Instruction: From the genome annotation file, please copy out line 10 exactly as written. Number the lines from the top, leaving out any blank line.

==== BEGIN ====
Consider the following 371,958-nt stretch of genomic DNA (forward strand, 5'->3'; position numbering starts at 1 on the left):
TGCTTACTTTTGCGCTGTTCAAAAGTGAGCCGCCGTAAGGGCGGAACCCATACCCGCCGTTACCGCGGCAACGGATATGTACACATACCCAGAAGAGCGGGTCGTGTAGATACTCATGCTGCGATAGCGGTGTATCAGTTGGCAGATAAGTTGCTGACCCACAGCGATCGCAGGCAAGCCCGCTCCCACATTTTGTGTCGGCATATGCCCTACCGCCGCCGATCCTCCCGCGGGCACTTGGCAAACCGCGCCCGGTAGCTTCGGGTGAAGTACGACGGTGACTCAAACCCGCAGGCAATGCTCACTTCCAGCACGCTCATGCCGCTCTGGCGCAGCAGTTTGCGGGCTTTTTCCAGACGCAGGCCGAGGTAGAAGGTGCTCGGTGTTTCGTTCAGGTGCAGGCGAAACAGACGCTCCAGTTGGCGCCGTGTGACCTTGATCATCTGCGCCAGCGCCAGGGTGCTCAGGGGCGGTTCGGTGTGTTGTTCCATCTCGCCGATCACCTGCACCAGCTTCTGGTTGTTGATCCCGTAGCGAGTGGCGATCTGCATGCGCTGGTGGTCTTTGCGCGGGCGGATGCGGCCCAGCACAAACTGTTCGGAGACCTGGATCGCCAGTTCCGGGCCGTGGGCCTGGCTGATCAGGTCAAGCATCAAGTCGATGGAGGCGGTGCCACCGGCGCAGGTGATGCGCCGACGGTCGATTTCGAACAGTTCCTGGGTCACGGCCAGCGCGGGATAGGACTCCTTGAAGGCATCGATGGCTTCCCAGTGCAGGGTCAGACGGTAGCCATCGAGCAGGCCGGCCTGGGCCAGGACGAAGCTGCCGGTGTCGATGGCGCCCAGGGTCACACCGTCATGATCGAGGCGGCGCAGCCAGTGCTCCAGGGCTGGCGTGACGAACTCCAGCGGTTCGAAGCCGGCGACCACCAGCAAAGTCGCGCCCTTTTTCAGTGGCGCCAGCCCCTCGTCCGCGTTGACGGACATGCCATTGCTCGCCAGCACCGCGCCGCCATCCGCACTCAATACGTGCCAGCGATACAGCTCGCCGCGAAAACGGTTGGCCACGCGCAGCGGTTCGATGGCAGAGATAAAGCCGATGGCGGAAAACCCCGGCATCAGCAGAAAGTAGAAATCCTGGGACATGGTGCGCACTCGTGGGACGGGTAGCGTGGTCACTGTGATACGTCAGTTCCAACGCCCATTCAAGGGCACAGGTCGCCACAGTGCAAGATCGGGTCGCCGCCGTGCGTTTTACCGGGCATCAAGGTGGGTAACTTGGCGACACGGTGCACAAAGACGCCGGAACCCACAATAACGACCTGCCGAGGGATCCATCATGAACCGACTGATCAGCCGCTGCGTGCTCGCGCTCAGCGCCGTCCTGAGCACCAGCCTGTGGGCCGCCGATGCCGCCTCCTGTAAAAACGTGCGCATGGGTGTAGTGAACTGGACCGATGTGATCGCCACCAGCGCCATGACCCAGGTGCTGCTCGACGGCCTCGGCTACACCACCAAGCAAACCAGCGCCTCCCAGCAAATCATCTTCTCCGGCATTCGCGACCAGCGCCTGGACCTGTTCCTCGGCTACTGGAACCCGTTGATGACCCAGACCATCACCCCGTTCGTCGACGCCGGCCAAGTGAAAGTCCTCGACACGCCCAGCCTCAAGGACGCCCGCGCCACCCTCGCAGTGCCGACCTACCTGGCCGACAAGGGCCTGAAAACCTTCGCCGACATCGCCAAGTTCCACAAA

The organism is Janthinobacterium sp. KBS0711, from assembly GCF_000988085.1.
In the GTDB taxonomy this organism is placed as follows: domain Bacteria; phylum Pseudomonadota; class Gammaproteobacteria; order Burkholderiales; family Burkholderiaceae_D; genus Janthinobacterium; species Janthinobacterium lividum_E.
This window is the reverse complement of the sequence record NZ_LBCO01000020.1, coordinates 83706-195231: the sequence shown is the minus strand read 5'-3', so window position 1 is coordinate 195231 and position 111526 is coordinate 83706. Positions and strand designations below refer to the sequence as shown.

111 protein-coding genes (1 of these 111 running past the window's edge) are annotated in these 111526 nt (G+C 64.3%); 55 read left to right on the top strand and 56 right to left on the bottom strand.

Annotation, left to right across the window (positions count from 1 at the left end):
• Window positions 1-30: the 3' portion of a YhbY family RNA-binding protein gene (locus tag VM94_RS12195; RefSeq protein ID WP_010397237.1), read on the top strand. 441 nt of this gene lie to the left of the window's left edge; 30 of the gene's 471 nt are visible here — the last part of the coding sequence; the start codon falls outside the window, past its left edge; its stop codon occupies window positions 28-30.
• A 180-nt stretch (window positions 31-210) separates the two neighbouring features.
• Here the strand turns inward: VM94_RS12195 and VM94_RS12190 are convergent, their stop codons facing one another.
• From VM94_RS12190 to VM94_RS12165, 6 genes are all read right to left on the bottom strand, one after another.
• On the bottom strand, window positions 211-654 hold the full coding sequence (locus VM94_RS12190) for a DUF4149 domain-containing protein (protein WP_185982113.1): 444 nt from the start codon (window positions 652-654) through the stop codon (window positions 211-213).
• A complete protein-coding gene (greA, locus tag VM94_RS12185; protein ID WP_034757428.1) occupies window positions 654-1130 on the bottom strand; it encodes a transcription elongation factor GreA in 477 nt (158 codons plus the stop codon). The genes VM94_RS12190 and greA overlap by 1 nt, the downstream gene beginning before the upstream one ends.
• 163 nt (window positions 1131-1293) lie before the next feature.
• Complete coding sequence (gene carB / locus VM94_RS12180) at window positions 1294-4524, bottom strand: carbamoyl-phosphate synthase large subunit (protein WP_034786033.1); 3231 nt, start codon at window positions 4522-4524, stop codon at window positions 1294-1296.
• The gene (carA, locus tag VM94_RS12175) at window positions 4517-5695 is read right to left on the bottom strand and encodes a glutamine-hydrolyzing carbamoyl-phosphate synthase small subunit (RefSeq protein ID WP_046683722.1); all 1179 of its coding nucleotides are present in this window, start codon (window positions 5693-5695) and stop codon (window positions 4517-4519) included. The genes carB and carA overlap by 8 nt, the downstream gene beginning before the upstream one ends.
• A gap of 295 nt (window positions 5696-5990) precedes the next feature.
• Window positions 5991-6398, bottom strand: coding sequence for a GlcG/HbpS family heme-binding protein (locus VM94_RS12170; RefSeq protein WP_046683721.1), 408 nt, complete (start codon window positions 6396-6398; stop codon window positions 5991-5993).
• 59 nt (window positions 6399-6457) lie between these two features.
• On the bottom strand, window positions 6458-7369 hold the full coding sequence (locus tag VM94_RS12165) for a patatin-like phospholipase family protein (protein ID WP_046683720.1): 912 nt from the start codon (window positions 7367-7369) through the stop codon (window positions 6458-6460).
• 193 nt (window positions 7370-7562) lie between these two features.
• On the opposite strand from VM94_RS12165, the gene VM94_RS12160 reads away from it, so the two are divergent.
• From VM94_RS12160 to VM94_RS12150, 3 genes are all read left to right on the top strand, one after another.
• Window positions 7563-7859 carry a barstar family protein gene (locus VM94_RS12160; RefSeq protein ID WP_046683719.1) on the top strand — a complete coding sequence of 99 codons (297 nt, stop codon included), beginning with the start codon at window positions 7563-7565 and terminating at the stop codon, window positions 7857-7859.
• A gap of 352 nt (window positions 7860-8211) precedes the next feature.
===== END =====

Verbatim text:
• Here the strand turns inward: VM94_RS12195 and VM94_RS12190 are convergent, their stop codons facing one another.